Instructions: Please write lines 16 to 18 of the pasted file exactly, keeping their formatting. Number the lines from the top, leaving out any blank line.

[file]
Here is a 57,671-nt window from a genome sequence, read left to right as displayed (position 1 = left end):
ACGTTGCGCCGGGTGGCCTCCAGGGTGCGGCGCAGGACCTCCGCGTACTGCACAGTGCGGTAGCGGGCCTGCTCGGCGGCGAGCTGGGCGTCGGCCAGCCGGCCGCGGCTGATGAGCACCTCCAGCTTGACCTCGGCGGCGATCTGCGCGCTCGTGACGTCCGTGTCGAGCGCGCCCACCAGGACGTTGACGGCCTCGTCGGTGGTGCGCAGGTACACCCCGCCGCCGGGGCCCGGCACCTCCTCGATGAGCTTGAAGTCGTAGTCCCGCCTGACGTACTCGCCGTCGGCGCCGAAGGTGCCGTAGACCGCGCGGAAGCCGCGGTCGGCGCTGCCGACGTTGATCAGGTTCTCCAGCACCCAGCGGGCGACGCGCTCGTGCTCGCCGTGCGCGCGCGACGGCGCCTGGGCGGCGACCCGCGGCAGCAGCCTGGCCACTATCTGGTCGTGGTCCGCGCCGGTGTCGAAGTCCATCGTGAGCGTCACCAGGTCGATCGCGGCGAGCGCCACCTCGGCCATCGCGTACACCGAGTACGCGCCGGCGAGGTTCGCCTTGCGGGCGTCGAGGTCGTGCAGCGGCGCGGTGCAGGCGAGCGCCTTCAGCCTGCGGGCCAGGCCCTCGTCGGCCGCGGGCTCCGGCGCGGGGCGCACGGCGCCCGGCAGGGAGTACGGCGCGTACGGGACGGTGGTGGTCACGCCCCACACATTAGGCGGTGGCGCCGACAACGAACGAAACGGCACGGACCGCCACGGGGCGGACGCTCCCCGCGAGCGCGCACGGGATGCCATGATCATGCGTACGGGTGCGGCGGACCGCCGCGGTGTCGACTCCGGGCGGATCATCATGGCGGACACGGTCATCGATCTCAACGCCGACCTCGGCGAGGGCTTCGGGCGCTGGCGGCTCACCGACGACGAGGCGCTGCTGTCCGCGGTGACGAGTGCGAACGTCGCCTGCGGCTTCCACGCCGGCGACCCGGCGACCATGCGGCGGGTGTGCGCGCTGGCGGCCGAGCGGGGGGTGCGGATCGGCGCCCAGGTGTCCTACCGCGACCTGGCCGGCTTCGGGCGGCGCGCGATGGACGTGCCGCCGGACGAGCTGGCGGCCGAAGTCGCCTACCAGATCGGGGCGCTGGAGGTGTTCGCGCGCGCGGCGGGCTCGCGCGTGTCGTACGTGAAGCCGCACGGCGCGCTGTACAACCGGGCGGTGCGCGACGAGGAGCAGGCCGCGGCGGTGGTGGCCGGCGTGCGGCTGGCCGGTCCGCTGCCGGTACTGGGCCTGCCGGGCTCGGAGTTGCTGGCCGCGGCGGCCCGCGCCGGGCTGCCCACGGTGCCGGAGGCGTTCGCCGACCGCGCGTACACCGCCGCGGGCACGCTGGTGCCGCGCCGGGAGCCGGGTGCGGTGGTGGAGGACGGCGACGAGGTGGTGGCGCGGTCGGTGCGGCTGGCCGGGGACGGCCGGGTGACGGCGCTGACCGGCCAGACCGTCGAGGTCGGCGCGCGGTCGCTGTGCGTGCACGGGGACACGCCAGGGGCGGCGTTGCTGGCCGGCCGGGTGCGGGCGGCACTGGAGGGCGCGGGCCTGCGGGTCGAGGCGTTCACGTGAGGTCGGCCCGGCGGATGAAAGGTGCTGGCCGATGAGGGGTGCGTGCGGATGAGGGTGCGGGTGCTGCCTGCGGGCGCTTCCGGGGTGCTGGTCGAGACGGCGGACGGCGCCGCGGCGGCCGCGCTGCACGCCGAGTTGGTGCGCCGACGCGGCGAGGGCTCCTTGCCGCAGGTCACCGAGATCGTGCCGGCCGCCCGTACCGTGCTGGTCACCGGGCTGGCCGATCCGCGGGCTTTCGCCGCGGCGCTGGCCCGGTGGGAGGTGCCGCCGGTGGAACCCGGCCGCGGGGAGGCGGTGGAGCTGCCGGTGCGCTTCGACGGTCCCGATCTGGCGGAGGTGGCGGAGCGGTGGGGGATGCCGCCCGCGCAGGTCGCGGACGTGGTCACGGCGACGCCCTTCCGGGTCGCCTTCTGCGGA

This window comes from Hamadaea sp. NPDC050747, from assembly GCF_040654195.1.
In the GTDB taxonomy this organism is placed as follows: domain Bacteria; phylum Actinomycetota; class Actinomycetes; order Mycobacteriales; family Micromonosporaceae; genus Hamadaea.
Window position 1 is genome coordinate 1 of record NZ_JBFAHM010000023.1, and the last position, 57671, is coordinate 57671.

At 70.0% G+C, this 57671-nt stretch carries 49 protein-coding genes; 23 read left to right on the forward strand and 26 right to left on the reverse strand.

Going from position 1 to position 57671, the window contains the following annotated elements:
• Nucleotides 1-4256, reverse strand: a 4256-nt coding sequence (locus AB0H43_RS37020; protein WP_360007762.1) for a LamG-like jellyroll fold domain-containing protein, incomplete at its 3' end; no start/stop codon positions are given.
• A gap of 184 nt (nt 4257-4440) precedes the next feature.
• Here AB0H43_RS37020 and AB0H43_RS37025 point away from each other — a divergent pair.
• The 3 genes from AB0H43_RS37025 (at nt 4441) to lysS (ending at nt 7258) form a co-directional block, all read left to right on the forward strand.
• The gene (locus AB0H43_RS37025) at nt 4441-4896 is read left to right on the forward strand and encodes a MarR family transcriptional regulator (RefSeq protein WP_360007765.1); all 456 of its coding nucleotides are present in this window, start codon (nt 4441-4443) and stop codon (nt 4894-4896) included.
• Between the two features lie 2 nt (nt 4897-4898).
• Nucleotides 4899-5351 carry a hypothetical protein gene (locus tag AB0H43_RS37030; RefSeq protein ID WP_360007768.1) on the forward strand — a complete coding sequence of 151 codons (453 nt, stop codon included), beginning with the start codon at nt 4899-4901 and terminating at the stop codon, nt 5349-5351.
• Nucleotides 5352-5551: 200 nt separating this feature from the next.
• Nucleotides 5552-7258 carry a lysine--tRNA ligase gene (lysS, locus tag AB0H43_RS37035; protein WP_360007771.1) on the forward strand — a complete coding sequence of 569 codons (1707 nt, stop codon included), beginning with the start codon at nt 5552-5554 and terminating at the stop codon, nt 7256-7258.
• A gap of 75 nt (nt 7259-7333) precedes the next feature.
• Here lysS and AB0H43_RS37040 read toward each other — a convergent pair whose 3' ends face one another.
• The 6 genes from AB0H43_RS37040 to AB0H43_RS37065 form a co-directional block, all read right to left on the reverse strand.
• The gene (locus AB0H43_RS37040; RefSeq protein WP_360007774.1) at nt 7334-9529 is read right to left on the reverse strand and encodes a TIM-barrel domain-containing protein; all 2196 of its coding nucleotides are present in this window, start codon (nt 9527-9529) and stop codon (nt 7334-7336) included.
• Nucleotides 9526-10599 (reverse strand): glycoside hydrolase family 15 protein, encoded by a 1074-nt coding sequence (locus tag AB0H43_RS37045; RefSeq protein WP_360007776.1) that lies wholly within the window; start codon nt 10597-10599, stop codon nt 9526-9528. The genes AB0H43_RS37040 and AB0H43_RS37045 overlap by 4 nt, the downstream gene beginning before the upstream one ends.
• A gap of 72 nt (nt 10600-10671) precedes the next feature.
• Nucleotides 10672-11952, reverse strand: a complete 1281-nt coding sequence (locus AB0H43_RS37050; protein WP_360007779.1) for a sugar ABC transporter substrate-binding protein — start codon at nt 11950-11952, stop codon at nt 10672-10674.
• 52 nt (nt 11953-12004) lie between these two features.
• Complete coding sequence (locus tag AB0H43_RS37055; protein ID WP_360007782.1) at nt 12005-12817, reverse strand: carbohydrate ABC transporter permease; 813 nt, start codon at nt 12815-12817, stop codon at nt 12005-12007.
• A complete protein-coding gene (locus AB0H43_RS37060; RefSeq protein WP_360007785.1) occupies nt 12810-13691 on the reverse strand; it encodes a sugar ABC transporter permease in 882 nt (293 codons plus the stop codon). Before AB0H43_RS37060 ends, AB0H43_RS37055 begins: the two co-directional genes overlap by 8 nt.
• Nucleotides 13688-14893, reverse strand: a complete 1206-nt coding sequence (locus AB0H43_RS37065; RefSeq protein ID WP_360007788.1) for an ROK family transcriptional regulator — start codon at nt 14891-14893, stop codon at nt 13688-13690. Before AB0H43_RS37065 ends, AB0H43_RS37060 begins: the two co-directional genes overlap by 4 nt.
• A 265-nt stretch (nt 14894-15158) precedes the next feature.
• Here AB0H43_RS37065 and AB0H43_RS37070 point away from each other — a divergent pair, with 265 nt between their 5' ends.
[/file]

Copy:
• Nucleotides 5552-7258 carry a lysine--tRNA ligase gene (lysS, locus tag AB0H43_RS37035; protein WP_360007771.1) on the forward strand — a complete coding sequence of 569 codons (1707 nt, stop codon included), beginning with the start codon at nt 5552-5554 and terminating at the stop codon, nt 7256-7258.
• A gap of 75 nt (nt 7259-7333) precedes the next feature.
• Here lysS and AB0H43_RS37040 read toward each other — a convergent pair whose 3' ends face one another.